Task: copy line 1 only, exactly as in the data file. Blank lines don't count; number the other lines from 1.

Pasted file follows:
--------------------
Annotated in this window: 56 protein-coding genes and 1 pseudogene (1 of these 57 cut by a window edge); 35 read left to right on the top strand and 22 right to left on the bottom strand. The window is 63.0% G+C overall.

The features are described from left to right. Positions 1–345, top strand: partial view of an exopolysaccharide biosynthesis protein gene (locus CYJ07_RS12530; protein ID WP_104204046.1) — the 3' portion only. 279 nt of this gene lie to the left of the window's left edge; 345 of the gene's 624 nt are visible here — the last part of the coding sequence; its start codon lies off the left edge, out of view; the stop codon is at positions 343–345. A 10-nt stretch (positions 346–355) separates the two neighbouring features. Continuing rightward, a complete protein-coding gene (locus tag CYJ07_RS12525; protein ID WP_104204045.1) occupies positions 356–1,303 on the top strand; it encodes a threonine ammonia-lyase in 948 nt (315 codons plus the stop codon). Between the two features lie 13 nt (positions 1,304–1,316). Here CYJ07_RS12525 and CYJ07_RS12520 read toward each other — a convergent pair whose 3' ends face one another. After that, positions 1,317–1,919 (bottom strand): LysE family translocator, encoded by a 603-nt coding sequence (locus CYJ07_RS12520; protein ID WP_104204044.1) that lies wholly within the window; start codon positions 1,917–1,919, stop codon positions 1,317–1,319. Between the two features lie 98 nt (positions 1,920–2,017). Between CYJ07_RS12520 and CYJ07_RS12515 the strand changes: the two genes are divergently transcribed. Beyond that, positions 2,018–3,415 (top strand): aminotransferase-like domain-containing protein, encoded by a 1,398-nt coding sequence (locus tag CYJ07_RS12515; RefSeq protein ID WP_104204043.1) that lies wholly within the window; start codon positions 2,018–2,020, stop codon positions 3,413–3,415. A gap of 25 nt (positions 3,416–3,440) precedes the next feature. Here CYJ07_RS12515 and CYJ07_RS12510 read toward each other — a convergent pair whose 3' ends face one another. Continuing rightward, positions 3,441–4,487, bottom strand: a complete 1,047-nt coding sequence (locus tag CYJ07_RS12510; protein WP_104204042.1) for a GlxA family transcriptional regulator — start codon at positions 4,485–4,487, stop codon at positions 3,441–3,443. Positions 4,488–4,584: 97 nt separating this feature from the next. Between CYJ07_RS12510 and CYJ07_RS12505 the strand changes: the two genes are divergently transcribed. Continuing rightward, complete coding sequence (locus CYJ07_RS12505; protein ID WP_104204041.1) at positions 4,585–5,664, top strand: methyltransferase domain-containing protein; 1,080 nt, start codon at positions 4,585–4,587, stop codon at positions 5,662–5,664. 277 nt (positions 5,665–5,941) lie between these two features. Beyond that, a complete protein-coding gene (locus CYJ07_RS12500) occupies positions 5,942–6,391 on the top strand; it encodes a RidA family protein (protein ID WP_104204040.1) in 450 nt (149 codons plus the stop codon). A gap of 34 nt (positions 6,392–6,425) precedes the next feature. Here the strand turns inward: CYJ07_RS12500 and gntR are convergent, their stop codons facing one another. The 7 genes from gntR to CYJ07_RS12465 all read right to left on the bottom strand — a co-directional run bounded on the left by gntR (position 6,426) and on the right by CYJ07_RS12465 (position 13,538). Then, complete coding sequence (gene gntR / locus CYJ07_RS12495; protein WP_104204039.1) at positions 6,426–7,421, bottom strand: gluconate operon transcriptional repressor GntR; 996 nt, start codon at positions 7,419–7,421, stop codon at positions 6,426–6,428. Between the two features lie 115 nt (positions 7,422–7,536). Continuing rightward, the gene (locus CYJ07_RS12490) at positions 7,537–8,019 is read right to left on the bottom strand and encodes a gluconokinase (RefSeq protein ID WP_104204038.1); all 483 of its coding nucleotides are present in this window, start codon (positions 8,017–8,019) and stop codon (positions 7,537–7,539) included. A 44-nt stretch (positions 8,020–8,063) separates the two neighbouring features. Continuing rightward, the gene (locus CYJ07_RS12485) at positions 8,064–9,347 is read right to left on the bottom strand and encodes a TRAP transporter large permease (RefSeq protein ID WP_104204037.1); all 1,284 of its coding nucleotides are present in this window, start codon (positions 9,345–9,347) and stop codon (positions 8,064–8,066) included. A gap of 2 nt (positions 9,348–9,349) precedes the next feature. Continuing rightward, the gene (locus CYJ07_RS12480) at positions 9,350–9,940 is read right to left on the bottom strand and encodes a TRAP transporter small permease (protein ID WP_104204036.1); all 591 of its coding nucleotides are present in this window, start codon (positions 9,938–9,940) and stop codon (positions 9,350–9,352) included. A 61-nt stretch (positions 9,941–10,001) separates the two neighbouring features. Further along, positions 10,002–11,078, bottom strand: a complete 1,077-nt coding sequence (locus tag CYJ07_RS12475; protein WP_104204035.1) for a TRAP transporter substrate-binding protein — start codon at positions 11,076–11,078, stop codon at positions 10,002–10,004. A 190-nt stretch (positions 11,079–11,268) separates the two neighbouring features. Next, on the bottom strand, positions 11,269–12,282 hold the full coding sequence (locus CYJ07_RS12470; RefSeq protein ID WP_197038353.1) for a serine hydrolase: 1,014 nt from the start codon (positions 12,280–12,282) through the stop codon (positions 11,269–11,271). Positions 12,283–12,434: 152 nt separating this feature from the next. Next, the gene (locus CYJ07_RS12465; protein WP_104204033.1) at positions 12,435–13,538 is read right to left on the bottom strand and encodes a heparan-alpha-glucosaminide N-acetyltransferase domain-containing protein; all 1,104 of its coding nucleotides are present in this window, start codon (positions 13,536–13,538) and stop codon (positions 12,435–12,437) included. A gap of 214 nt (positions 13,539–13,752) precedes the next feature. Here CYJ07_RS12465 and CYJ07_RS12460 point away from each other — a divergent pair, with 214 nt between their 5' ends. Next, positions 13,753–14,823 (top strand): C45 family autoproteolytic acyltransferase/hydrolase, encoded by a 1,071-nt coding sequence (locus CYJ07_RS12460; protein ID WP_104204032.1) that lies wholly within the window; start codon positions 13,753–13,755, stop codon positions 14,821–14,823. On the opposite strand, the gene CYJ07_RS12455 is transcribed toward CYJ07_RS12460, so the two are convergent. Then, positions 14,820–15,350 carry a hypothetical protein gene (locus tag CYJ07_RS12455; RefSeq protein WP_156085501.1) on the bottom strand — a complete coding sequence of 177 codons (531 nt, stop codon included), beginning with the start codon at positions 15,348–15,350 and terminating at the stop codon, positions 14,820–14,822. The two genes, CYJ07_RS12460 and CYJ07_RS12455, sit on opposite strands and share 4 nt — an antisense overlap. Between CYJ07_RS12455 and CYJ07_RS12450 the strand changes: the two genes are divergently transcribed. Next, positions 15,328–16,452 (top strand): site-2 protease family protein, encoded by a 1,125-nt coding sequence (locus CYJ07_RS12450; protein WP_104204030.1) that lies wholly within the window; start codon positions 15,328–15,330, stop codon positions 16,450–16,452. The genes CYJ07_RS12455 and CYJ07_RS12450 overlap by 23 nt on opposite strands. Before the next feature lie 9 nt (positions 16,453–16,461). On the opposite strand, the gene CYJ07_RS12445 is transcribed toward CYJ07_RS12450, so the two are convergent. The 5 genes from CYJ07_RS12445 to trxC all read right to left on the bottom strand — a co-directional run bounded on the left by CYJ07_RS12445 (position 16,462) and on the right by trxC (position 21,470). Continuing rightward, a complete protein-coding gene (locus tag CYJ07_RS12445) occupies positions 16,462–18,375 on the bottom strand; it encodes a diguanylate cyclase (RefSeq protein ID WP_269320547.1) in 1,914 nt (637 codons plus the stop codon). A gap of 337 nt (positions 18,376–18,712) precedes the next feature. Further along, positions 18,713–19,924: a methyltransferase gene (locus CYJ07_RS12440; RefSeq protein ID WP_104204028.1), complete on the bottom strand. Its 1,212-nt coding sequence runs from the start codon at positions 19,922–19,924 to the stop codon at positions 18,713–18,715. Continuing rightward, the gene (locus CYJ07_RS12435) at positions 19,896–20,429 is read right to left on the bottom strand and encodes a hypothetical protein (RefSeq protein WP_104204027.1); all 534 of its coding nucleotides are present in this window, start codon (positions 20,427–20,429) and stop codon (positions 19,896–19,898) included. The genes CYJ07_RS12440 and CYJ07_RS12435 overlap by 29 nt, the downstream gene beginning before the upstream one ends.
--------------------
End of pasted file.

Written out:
Annotated in this window: 56 protein-coding genes and 1 pseudogene (1 of these 57 cut by a window edge); 35 read left to right on the top strand and 22 right to left on the bottom strand. The window is 63.0% G+C overall.